Adams County residents feel shut out of fracking conversation

Halliburton employees and other industry employees attended a public hearing on fracking in droves
Many Adams County residents support a 10-month moratorium on fracking. Oil and gas industry representatives say a temporary ban would hurt the local economy.

Anti-fracking activists say the Adams County Board of Commissioners is shutting them out of the last public discussion on a temporary moratorium on fracking in high density urban areas.

Despite dozens of pleas from community members hoping to attend, the Adams County Board of Commissioners refuses to hold a critical fracking study session during evening hours.

Residents have rallied around the proposed 10-month moratorium, which would put off the construction of a large wellsite — up to 20 wells, some just 500 feet from homes — in the Adams County neighborhood of Wadley Farms.

Last Tuesday, a public hearing on the issue was so well attended that both an auditorium and overflow room were packed. Dozens of stakeholders from both sides stayed until the early morning, enduring the 8-hour meeting to make their voices heard.

[youtube id=”aIbf5_ACiGk” width=”620″ height=”360″]

But the follow up session may not see such a turnout.

“We all work, we all pay our taxes, and we are struggling to find someone to even attend,” said Maria Orms of North Metro Neighbors for Safe Energy. The community organization seeks safer standards for oil and gas development in the north Denver area, a target for increased fracking near homes and schools.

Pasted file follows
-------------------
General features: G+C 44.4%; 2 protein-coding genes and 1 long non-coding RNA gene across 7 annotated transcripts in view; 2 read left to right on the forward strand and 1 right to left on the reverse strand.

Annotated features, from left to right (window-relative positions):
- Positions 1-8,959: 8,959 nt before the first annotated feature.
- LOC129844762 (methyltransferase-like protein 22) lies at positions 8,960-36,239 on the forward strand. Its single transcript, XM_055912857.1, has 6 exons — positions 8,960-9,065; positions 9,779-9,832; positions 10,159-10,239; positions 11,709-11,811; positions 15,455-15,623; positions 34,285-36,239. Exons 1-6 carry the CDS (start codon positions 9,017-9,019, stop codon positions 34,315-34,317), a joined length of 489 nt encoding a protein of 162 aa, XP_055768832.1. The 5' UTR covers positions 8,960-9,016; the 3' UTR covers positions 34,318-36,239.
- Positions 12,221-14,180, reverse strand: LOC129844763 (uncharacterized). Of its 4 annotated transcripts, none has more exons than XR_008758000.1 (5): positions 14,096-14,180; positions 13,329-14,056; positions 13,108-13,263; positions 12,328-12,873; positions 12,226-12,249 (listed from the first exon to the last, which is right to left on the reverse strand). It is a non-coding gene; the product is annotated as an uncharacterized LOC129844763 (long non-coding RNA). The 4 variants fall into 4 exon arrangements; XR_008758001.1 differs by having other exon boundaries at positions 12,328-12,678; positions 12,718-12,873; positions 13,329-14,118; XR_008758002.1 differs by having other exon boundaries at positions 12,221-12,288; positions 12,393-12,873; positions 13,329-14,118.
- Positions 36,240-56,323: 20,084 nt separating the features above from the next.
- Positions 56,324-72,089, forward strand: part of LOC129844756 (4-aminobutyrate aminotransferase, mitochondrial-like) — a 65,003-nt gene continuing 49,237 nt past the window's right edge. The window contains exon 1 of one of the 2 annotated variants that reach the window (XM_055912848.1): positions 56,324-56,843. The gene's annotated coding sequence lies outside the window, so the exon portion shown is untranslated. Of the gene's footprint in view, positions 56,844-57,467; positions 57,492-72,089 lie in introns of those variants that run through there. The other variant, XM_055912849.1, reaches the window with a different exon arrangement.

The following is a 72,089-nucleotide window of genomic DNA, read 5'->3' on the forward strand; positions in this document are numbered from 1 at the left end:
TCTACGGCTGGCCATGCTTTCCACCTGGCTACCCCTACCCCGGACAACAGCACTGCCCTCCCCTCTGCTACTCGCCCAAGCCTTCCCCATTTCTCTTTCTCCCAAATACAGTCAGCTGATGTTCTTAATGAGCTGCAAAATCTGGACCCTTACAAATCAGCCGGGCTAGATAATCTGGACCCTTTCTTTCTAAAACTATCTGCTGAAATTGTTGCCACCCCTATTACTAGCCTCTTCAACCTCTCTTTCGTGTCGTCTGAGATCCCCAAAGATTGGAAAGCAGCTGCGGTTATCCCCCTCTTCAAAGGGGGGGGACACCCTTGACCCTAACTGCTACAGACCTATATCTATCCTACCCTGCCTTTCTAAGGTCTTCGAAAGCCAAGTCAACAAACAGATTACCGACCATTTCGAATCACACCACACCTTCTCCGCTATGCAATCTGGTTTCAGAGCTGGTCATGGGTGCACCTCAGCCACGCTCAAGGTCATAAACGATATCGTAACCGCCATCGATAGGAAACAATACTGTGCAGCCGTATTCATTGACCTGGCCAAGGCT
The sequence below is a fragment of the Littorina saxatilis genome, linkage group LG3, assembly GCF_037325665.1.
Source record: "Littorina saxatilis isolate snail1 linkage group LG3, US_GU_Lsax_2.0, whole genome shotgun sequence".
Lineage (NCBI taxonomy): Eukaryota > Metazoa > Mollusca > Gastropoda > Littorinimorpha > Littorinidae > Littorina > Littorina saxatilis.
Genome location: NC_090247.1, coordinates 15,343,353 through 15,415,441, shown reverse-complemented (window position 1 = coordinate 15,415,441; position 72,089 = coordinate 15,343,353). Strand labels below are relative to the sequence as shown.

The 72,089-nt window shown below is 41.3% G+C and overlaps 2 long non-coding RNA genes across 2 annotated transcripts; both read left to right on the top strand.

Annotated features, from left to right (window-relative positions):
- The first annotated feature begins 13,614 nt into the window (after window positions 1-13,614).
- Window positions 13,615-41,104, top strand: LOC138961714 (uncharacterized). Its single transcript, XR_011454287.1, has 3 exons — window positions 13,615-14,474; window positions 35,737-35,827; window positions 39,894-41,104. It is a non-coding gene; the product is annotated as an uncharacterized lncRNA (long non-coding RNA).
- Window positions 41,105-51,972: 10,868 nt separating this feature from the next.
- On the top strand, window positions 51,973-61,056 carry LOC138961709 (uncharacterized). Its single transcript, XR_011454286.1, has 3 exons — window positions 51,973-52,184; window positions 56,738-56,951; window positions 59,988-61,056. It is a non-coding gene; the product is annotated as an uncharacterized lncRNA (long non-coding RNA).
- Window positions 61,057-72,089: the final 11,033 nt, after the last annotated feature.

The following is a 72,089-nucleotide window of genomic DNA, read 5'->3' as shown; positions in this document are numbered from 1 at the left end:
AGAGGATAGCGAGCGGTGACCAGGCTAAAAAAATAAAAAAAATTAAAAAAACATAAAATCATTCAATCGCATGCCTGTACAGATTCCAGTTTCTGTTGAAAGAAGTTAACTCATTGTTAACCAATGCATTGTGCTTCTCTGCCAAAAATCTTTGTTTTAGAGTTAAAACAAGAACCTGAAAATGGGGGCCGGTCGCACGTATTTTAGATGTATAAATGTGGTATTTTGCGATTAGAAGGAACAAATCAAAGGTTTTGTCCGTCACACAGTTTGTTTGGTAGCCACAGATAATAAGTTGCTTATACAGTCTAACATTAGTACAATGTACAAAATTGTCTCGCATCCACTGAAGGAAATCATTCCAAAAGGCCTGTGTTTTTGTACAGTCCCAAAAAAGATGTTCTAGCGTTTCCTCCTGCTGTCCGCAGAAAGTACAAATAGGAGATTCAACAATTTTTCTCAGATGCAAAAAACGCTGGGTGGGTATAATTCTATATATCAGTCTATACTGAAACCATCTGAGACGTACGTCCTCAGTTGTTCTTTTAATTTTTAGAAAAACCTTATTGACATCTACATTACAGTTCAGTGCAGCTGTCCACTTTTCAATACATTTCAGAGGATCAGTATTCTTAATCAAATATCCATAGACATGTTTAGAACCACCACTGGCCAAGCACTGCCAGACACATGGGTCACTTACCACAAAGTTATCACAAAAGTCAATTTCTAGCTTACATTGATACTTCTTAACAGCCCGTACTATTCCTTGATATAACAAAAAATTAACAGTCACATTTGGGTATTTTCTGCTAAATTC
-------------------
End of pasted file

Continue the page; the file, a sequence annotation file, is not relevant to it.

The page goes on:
Orms reports that more than 30 people told her they contacted the Board requesting a more convenient time.

“I don’t know when they have ever had this much interest from the public on an issue or received so many inquiries into a study session,” she said. “I am appalled that they would not schedule this in the evening.”

Orms’ frustration echoes a general feeling among anti-fracking activists that industry groups are silencing community voices.

Indeed, representatives from the Colorado Oil and Gas Association and the Oil and Gas Conservation Commission dominated the early part of last week’s hearing. Volunteers from Energy Nation handed out “Colorado Energy Works” stickers and pamphlets addressed to members of the oil and gas workforce. Clusters of people wearing telltale red Halliburton jumpsuits dotted the audience, prompting some to speculate the workers were receiving overtime pay. 

“I can only assume that they were paid, that they’re on the job,” said Thornton resident Edward Asher, who testified at the hearing on behalf of the Colorado Community Rights Network.

Those opposed to the moratorium have stressed the economic importance of oil and gas development to Adams County and the state.

Anne Carto, COGA’s community outreach coordinator, pointed out that Adams County is home to 1,589 oil and gas workers who earned a combined $115 million in wages in 2014.